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Wednesday, December 10, 2008

A nod to the past..

A picture. Family gathering. The afternoon of my Father's funeral. I can finally breathe.

A Band had played-made up of his friends-instead of a Eulogy. Stardust. Jesus.

I wept, and crushed my girls.

No mercy expected.

Candid photo. Slipped to me by my cousin/sister over the holidays.

My oldest and coolest brother, three piece suit, cigarette and beer at elbow; my oldest, and only real sister, (although I am closer to my cousins) her weight-spiraling dangerously out of control, and diagnosed by many in the family,to be simply-crazy.

She had been a debutante, the result of Dad marrying for money. California dreaming baby.
I remember a picture of her at two-adorable; her mom, legs folded demurely under her and
Dad posed above the mantle with a pipe-cock of his particular walk.

But he couldn't hold it together. Just another story that begins "...and then I met a woman."

She was connected . Laguna Beach.

Oceanfront dinner jackets. The sound of the surf.

Sammy. Peter Lawford. Phil and Mimi Hines.

Their French Bulldog, Mimi, posed as wiggling centerpiece.

My sister lost her mind early, and behind some truly terrifying men.

I had two nephews serving in Korea, from her union with an Army Officer.

My Brother was the result of urgent war-time sex in the back of a Packard. The hot, Houston night, cloying in the backseat. She has always been a Bayou town. Just big and smelling a bit-much like the last dance at 2 a.m..

Dad, on leave, due to return to England, reeked of gin and eventually an onion field in Belgium, a hunk of his eyebrow blown out by a German .88. shell, burying him. Dug out as if dead. This fucked with him badly.

He wound up at the VA hospital in Waco. My mom and I making the long assed drive. Nobody else.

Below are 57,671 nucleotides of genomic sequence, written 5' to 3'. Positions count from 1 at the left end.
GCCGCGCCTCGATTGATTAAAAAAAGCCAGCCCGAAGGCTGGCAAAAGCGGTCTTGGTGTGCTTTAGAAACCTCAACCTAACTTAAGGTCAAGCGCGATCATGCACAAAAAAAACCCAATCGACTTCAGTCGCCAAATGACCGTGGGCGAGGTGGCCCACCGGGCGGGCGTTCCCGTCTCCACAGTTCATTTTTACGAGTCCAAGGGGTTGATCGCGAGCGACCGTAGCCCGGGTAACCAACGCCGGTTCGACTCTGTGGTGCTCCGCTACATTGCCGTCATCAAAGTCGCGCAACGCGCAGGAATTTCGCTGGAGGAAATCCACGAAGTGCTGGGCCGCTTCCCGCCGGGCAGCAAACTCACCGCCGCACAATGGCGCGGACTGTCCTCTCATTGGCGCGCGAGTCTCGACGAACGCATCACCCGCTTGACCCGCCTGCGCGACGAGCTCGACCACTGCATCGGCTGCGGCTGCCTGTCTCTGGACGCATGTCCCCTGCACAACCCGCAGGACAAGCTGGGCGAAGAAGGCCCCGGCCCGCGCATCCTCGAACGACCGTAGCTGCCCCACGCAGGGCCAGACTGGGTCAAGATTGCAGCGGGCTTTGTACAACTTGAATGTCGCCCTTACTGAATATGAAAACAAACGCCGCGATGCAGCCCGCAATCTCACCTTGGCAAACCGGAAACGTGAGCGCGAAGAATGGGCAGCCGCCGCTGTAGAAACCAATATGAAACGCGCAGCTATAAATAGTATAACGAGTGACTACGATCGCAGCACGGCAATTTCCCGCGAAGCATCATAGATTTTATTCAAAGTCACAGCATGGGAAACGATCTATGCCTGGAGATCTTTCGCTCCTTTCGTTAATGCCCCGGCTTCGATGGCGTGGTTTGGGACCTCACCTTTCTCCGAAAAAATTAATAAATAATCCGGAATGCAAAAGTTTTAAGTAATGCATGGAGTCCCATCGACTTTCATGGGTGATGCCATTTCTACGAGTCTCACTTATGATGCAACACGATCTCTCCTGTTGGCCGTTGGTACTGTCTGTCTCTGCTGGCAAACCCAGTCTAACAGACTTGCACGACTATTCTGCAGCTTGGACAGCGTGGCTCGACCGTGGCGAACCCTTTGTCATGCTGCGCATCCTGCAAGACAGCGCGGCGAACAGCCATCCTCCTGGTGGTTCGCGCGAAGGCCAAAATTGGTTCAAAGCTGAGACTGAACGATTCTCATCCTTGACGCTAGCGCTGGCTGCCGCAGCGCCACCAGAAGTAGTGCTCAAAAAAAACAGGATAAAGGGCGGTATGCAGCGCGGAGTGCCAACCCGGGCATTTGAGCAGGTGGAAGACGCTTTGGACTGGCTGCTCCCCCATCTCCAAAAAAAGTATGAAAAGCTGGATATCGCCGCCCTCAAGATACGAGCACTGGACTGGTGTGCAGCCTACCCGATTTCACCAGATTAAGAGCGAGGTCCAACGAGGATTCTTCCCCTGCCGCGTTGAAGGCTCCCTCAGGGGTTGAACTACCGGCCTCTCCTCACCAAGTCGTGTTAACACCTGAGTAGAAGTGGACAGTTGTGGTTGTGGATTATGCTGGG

I remember visiting, in the shadow of huge floor fans. Dad-medicated and vacant. Hum. Hum. Cards were played.

No one cared who won-and the games could go on for days. WWII and Korea, and the starting of a steady stream from Vietnam. Nobody knew from PTSD. They knew from fucked up...cried a lot, too much drink, a bit-of jail, some slapping-given and taken, and say goodbye to sleep.

I arrived in the same dorms in the mid-nineties. His death the catalyst.

I tasted gun oil...he died-three months after my Mom. My ex-wife drove me to the hospital. I was reminded of my first visit, on the government's dime.

I was selling shoes at a Kinney's shoe store in the local south Texas Mall. The military a year behind me.

Married. Wife pregnant. Hopelessly trapped.

Dear Jesus. I lost it. Wound up in a vacant field around nine-one night, dressed in cammo, scoping a deer rifle along the highway, a bottle of Tequila at the ready.

My brother-in -law agreed to drive me to the VA hospital in San Antonio.

Providing they stop for beer. My brother -in -law, his wife (my wife's sister) my wife, and me.

They stopped for beer. I chewed my way through the seat-belt in the backseat. Not easy. Frustration, shaken gently with rage. I was capable.

(Love to have seen the report on the insurance claim.) Just saying thanks.

On the intake form they asked me what my occupation was.

I told them 'Mercenary'...

The black intake nurse looked at me with raised eyebrow. But I think she knew-I could burn it down, if I had to.